Spain to launch app to highlight the housework gender gap
Spain will introduce an app that aims to address the gender balance of household chores by asking men and women to log how many hours they spend doing housework, The Times has reported.
“We women spend more time on domestic tasks than men,” said Ángela Rodríguez, second-in-command in Spain’s ministry of equality, in Geneva at a convention for the committee on the elimination of discrimination against women (Cedaw).
Cedaw was adopted in 1979 by the UN General Assembly and is considered to be an international bill of rights for women.
Spain’s app, which The Times says is expected to cost €211,750 (£184,183) to create, will have a feminist focus, to highlight the “invisible tasks” that women complete at home.
Ms Rodríguez used the examples of making sure that there was enough washing up liquid to do the dishes, or that the fridge was stocked with groceries to make dinner, rather than simply “cooking” and “cleaning”.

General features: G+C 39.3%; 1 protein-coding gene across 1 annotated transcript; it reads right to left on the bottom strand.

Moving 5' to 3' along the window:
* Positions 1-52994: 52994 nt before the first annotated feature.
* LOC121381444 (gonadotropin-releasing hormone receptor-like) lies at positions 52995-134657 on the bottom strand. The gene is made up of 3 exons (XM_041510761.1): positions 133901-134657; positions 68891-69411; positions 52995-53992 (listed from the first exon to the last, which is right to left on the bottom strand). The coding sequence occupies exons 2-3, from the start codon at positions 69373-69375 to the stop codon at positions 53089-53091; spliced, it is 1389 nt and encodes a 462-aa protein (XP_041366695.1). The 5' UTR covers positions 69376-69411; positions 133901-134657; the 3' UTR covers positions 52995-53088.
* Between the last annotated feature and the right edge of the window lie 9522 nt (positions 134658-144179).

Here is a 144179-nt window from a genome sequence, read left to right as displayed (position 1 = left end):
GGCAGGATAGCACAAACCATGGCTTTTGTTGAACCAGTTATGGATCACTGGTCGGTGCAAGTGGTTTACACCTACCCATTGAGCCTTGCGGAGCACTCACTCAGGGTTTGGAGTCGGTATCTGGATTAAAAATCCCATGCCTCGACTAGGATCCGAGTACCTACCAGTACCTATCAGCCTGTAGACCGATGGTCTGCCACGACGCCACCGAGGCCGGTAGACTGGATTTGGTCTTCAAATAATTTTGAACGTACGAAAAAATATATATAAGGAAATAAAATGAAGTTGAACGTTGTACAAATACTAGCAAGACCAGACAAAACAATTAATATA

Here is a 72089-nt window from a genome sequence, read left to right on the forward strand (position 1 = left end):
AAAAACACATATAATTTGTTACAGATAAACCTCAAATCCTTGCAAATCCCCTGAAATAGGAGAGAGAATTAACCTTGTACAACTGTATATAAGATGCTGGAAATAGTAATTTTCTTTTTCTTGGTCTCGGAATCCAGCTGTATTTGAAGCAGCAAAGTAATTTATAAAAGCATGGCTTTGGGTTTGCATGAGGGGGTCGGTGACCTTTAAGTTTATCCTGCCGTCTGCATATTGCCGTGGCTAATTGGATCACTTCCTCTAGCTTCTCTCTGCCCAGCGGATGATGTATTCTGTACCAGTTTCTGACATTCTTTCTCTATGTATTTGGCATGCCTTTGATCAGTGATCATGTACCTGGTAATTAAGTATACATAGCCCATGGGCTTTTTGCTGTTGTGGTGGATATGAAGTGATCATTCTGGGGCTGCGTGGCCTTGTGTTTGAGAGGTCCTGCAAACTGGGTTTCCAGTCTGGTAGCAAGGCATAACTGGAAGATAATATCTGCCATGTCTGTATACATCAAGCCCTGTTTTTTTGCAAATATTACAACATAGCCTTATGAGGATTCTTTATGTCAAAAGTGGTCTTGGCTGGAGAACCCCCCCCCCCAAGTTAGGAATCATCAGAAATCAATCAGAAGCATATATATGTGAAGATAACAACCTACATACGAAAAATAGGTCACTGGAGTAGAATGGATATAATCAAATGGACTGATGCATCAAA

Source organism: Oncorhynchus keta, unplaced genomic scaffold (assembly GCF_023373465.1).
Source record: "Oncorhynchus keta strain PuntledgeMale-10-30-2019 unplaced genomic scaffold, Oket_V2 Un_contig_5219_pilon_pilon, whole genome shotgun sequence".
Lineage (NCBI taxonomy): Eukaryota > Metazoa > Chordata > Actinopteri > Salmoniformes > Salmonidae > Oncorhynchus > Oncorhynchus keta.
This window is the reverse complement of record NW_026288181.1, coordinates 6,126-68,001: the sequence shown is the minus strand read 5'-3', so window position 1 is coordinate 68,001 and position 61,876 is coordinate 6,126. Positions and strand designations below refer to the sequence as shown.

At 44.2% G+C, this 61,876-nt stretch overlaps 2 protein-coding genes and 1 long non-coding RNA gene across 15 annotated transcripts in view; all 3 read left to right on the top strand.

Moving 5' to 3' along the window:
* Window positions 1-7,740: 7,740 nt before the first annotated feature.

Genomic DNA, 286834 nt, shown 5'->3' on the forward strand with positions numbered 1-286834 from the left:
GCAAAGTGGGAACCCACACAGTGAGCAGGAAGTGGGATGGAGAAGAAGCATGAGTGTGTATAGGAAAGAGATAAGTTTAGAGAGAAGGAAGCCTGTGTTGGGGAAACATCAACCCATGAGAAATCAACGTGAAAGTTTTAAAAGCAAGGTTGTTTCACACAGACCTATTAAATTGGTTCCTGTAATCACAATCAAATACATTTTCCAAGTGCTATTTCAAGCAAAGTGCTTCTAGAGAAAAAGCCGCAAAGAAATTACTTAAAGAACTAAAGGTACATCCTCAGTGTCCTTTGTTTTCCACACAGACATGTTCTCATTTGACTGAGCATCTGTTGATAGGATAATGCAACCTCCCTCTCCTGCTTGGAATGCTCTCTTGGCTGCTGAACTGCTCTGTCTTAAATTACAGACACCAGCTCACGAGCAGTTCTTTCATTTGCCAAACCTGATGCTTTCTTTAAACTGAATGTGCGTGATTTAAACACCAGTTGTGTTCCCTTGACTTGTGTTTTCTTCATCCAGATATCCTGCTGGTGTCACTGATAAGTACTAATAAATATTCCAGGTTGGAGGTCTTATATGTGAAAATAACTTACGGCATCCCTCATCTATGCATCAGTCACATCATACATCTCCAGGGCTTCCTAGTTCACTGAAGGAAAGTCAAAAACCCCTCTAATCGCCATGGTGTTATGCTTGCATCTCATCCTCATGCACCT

UN Women says women in Spain spend 19 per cent of the time on unpaid care and domestic work, compared with the 8.6 per cent men spend.
All households will reportedly be encouraged to use the app, not just couples.
Ms Rodríguez says she believes it will be useful for “sons, daughters, mothers, fathers, or those of us who live with flatmates or life partners where an unequal distribution sometimes also exists”.
The Spanish government is determining which company will be given the project. It hopes that it will be launched this summer as part of the country’s “co-responsibility plan”.
Aside from being unjust, unequal domestic labour can have serious consequences.
In March, France24.reported that a Spanish court ordered a man to pay his ex-wife €200,000 (£174,000) for 25 years of unpaid labour.
The ruling found that the woman had dedicated herself “to essentially working in the home, which meant looking after the home and the family and all that involves”.
The conditions of their marriage also meant that she did not have access to the wealth acquired during the marriage.
Legal papers showed what she would have earned annually over the course of 25 years.